Tuesday, 3 July 2018
UK court upholds London abortion clinic buffer zone
The High Court of England and Wales ruled Monday that a buffer zone around an abortion facility in the London borough of Ealing is legal, in a move that will likely encourage similar buffer zones in the United Kingdom.
While the ban was found to interfere with the human rights of pro-life protesters, it was ruled July 2 that the local government had a right to decide it was a “necessary step in a democratic society."
“There was substantial evidence that a very considerable number of users of the clinic reasonably felt that their privacy was being very seriously invaded at a time and place when they were most vulnerable,” said Justice Turner.
He added that the Ealing council was “entitled to conclude that the effect of the activities of the protesters was likely to make such activities unreasonable and justified the restrictions imposed.”
The “public space protection order” (PSPO) that was passed in April was challenged by Alina Dulgheriu, a woman who was assisted by people she met at a pro-life vigil. Dulgheriu is now the mother of a six-year-old girl.
“I am devastated for those women that since the introduction of the Ealing PSPO, have not been able to access the loving help that I did," said Dulgheriu after the ruling.
The PSPO effectively bans public prayer and counselors who assist women within 100 meters (330 feet) of the Marie Stopes clinic, a leading abortion provider in London which performs around 7,000 abortions annually.
Bishop Philip Egan of Portsmouth has said he is “deeply concerned” by the imposition of such “no-prayer zones.”
“To remove from the environment of the abortion clinics alternative voices is to limit freedom of choice. Indeed, research shows that many women have been grateful for the last-minute support they have thereby received,” he said in April.
The High Court ruling comes in the days after the council in Glasgow proposed a motion that would look into the creation of a buffer zone around hospitals and abortion facilities.
This past Lent, there were a series of peaceful protests outside of hospitals and abortion facilities in Glasgow and throughout the U.K. as part of the 40 Days for Life campaign. Now, at least three Glaswegian councillors have supported a motion that would look into the creation of a buffer zone around these hospitals, where protests and prayer vigils would be prohibited.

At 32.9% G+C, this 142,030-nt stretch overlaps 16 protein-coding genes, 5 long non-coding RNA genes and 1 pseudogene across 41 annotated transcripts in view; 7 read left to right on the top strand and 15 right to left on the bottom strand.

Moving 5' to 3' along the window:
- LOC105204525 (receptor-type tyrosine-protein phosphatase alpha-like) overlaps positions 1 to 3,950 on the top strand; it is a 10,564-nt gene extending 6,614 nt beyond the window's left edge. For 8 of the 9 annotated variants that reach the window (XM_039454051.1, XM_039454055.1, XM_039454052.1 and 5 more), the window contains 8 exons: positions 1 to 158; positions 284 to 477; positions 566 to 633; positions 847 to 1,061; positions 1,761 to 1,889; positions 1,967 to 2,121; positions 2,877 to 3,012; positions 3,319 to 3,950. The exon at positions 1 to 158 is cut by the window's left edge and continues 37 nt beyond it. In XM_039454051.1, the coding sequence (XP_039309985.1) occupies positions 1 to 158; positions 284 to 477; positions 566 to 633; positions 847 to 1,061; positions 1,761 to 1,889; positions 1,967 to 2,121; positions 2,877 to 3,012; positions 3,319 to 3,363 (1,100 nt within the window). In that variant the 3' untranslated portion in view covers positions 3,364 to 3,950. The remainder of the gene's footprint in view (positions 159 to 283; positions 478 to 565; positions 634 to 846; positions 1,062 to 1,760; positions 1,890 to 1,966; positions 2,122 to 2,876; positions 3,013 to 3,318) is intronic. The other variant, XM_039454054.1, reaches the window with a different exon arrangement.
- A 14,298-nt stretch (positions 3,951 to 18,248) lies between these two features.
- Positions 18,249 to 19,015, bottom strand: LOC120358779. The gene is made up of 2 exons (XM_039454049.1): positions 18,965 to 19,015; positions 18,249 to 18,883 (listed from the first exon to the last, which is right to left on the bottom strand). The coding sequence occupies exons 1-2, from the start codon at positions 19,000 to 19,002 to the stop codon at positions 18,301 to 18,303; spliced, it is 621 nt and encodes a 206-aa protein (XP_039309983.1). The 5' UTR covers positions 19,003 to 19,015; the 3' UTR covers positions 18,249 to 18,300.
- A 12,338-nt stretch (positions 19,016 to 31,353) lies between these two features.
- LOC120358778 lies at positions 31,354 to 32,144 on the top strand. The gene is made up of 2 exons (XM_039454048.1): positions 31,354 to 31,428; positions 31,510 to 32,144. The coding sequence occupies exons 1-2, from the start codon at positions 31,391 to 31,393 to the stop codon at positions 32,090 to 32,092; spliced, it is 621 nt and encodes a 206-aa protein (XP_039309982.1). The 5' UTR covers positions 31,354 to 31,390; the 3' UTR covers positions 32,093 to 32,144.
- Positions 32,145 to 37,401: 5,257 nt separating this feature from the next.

The motion was proposed by Councilor Elaine McSporran of the Scottish National Party. McSporran argued for the creation of a buffer zone to “allow individuals entering [the hospital] to feel safe and without prejudice.”
Although the councillors acknowledged that the prayer vigils and protests were entirely peaceful, and there were no reports of any sort of violent incidents, they support the idea of a buffer due to fears that there could be violence in the future.
"Normally these are peaceful and respectful individuals exercising their rights to protest and, although I am not aware of any incidents, it doesn't mean that they won't progress to be so," said Labour councillor Aileen McKenzie.
It is unclear whether the council has the ability to actually enact this motion and create the buffer zone.
Pro-life groups in Scotland have spoken out against the proposed buffer zone, saying that they have the same right as any other organization to protest for something they believe in.
The buffer zones are “against the principles we hold dear in our democracy,” said John Deighan, Scottish chief executive of the Society for the Protection of Unborn Children, the U.K.’s oldest pro-life group. Deighen noted that trade unions are free to protest wherever they wish, and pro-lifers should be allowed to as well.
A similar buffer zone law in the United States was struck down by the Supreme Court in the 2014 case McCullen v. Coakley. The court unanimously ruled that the Massachusetts law prohibiting protests and prayers within a 35-foot radius of an abortion facility was a violation of the First Amendment’s right to free speech.
The United Kingdom does not have similar protections of speech.